Farmers have been given the good fortune of some warm weather to kick start the 2012 lambing season. Lambing all over the UK is beginning and many farms employ temporary staff over this busy and labour intensive time on the property.
Managing Director of H&H Insurance Brokers
Young or old, male or female, foreign or British staff arrive at unfamiliar properties with new and different systems, machinery and terrain.
Philip Pagin, Managing Director of H&H Insurance Brokers highlighted some of the major risk areas for employing temporary staff.
“Whilst on-farm safety is important at all times of the year, it is crucial that employers provide an outlook to new employees to reduce the risk of accident or injury when starting work at new location or farm.”
“These are some of the examples of what should be recorded and agreed on with a new member of staff. Any documents should be signed and dated for your Health & Safety file for the protection of the employer if something does go amiss and the HSE get involved”.
Accidents involving quad bikes can result in extremely debilitating injury and even loss of life. First and foremost employers should assess that their new employee is competent in manoeuvring the vehicle without advice. Employers should stress to staff members the importance of not taking risks when using the quad and employees should have access to safety helmets and know where these are located.
Farm Machinery should only be used for the purpose it was designed for. Employers must ensure that employees are competent to operate the machinery in question. The employer should reiterate the importance and acceptability of employees asking questions if they are unsure. The employer may also want to instate a ‘Safe Load’ policy when moving bales, feed rings etc. One of the more obvious pieces of advice is simply when something goes wrong or gets stuck in the machinery – switch it off before investigating the problem.
Farming is a physical occupation, particularly when lambing indoors. Gates, hurdles and pens all need manoeuvring around and between locations. Employers need to make sure that their staff ask for assistance or wait until someone is there to help when trying to move heavy items. There would be nothing more frustrating than losing a key staff member mid-lambing to something so easily avoided.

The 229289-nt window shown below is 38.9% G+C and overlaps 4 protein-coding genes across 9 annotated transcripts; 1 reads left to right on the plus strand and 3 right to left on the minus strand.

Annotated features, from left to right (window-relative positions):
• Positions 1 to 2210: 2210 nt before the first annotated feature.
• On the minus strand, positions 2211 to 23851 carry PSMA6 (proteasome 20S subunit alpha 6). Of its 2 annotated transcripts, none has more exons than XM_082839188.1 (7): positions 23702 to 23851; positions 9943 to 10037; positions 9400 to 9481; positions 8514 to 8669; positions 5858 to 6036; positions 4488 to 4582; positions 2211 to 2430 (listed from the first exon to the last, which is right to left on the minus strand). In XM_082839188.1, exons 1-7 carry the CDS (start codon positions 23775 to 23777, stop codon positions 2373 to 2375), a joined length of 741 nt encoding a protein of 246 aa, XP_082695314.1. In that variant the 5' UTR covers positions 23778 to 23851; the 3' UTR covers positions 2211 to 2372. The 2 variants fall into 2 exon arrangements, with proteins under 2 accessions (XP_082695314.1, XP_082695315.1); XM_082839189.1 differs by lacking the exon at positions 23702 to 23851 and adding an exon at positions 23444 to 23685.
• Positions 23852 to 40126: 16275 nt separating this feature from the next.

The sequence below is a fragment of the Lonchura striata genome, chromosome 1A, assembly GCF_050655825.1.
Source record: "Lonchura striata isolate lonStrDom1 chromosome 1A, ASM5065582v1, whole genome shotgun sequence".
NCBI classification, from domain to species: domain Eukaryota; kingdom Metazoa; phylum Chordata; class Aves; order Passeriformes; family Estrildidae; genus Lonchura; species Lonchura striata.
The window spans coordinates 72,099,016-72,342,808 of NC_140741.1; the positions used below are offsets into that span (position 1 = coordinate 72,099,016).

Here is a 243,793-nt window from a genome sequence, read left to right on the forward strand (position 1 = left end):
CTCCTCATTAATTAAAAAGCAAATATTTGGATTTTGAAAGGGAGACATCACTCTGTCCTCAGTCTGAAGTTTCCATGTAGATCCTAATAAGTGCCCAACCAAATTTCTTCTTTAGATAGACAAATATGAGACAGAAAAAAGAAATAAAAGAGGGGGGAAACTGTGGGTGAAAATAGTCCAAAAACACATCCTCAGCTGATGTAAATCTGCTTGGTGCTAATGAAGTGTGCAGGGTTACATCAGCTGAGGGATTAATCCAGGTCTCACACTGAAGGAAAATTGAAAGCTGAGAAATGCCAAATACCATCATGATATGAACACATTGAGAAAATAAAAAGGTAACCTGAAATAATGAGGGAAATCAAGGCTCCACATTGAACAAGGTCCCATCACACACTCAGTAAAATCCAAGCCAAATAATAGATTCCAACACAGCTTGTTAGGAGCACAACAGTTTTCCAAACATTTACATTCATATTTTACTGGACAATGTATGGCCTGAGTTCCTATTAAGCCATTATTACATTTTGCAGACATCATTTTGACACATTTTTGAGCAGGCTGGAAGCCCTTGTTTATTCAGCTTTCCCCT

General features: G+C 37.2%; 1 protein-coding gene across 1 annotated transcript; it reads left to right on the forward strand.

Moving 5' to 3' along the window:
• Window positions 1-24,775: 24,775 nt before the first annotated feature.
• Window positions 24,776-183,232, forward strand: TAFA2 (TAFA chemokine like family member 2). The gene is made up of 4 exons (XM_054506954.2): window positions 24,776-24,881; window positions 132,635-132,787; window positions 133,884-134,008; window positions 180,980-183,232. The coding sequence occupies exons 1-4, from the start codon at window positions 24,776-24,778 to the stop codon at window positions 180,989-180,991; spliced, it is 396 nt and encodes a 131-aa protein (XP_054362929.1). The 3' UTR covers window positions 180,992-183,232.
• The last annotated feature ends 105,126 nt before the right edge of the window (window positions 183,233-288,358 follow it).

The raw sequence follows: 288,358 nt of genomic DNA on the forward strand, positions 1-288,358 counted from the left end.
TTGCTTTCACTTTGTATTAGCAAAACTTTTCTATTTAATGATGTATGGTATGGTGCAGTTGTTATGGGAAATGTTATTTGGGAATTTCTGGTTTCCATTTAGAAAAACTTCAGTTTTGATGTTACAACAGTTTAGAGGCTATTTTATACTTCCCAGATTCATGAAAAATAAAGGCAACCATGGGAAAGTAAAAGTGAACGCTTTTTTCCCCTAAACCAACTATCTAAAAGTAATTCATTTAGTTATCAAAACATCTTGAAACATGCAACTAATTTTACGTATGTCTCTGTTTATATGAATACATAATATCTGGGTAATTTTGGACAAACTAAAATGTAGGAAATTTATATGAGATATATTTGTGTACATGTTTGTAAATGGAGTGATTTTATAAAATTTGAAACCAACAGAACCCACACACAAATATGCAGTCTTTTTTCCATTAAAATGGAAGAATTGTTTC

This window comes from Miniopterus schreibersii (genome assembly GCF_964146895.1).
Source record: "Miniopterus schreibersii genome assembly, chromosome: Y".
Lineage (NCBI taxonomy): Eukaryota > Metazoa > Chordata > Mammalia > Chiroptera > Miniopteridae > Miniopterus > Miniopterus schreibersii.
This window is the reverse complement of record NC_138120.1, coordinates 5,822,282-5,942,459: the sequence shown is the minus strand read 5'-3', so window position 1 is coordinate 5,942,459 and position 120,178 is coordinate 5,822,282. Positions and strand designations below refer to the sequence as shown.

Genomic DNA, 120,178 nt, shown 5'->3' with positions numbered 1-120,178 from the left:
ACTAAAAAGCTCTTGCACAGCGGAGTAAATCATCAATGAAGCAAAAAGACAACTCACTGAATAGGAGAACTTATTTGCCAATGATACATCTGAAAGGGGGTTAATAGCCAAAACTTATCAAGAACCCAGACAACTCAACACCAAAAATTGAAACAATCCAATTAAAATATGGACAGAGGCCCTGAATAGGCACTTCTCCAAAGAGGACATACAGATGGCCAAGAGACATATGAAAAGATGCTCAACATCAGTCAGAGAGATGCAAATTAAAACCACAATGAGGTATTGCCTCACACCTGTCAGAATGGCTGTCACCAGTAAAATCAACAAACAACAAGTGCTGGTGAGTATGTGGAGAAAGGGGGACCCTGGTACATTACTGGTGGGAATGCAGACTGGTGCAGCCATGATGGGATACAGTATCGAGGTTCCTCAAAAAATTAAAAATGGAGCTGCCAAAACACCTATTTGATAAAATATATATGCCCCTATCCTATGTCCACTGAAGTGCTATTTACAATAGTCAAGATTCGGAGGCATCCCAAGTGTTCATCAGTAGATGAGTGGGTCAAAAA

Particularly at lambing time when dealing with the entire birth process, hygiene needs to be prioritised. This reduces risk for both staff member and animal. Employees should know the location of the wash area and have access to appropriate disinfectants to protect both themselves and the animal.
Philip offered a final word on employing temporary staff, “Protecting your staff and assets is essential on farm. It can be a very costly exercise when negligence causes accident or machinery failure so it is important to take new staff through a small initiation into the workings and policies held on your property. When it comes to lambing time every new lamb has the potential for revenue – so protect your staff and therefore protect your income. These small steps will in the long run minimise risk to your staff members and assist in protecting your business”.
“For more specific assistance contact H&H Insurance Brokers where we can either guide you in producing your own documents or arrange for professionals to implement them for you”.
For further information please Tel. 01228 406290 or visit www.hhinsurancebrokers.co.uk
Food and Farming Education Strategy Launched
Global Beef and Sheep Prices to Remain Firm in 2012
Quality Lamb Finishing Vital with Euro Uncertainties